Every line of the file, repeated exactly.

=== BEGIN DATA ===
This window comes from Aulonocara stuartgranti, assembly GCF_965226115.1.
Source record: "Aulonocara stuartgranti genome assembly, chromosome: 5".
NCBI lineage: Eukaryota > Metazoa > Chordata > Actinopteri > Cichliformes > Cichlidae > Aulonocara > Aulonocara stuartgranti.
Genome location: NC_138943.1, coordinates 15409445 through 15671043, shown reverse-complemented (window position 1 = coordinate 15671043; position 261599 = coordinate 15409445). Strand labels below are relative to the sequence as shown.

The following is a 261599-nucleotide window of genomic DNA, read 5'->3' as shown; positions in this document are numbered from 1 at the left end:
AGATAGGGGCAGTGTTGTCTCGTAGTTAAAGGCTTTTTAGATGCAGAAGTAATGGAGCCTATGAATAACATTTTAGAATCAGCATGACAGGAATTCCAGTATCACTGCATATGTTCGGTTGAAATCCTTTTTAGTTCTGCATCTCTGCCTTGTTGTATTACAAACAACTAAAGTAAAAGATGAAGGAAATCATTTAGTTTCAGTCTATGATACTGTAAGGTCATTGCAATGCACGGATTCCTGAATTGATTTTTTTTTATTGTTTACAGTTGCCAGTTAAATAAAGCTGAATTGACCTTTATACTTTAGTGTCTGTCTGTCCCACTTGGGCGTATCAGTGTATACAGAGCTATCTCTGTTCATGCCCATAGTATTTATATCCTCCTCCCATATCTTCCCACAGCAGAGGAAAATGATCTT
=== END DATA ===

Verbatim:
This window comes from Aulonocara stuartgranti, assembly GCF_965226115.1.
Source record: "Aulonocara stuartgranti genome assembly, chromosome: 5".
NCBI lineage: Eukaryota > Metazoa > Chordata > Actinopteri > Cichliformes > Cichlidae > Aulonocara > Aulonocara stuartgranti.
Genome location: NC_138943.1, coordinates 15409445 through 15671043, shown reverse-complemented (window position 1 = coordinate 15671043; position 261599 = coordinate 15409445). Strand labels below are relative to the sequence as shown.

The following is a 261599-nucleotide window of genomic DNA, read 5'->3' as shown; positions in this document are numbered from 1 at the left end:
AGATAGGGGCAGTGTTGTCTCGTAGTTAAAGGCTTTTTAGATGCAGAAGTAATGGAGCCTATGAATAACATTTTAGAATCAGCATGACAGGAATTCCAGTATCACTGCATATGTTCGGTTGAAATCCTTTTTAGTTCTGCATCTCTGCCTTGTTGTATTACAAACAACTAAAGTAAAAGATGAAGGAAATCATTTAGTTTCAGTCTATGATACTGTAAGGTCATTGCAATGCACGGATTCCTGAATTGATTTTTTTTTATTGTTTACAGTTGCCAGTTAAATAAAGCTGAATTGACCTTTATACTTTAGTGTCTGTCTGTCCCACTTGGGCGTATCAGTGTATACAGAGCTATCTCTGTTCATGCCCATAGTATTTATATCCTCCTCCCATATCTTCCCACAGCAGAGGAAAATGATCTT